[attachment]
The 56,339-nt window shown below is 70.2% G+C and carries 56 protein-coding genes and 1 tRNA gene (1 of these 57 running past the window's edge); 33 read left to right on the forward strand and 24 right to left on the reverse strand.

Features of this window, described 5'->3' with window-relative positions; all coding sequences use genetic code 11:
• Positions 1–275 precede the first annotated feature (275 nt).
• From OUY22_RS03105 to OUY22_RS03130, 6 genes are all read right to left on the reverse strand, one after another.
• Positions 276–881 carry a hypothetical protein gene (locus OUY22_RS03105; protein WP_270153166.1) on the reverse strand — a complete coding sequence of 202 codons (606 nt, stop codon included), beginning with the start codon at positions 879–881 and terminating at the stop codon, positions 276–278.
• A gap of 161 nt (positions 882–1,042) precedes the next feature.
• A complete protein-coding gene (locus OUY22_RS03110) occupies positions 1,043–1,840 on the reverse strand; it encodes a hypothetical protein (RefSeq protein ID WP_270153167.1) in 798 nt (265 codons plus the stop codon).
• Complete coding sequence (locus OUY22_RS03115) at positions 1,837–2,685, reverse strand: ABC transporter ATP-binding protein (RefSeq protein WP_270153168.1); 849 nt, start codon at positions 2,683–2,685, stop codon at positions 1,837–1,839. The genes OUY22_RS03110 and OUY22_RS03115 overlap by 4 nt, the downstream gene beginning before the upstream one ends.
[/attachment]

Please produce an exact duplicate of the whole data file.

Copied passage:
The 56,339-nt window shown below is 70.2% G+C and carries 56 protein-coding genes and 1 tRNA gene (1 of these 57 running past the window's edge); 33 read left to right on the forward strand and 24 right to left on the reverse strand.

Features of this window, described 5'->3' with window-relative positions; all coding sequences use genetic code 11:
• Positions 1–275 precede the first annotated feature (275 nt).
• From OUY22_RS03105 to OUY22_RS03130, 6 genes are all read right to left on the reverse strand, one after another.
• Positions 276–881 carry a hypothetical protein gene (locus OUY22_RS03105; protein WP_270153166.1) on the reverse strand — a complete coding sequence of 202 codons (606 nt, stop codon included), beginning with the start codon at positions 879–881 and terminating at the stop codon, positions 276–278.
• A gap of 161 nt (positions 882–1,042) precedes the next feature.
• A complete protein-coding gene (locus OUY22_RS03110) occupies positions 1,043–1,840 on the reverse strand; it encodes a hypothetical protein (RefSeq protein ID WP_270153167.1) in 798 nt (265 codons plus the stop codon).
• Complete coding sequence (locus OUY22_RS03115) at positions 1,837–2,685, reverse strand: ABC transporter ATP-binding protein (RefSeq protein WP_270153168.1); 849 nt, start codon at positions 2,683–2,685, stop codon at positions 1,837–1,839. The genes OUY22_RS03110 and OUY22_RS03115 overlap by 4 nt, the downstream gene beginning before the upstream one ends.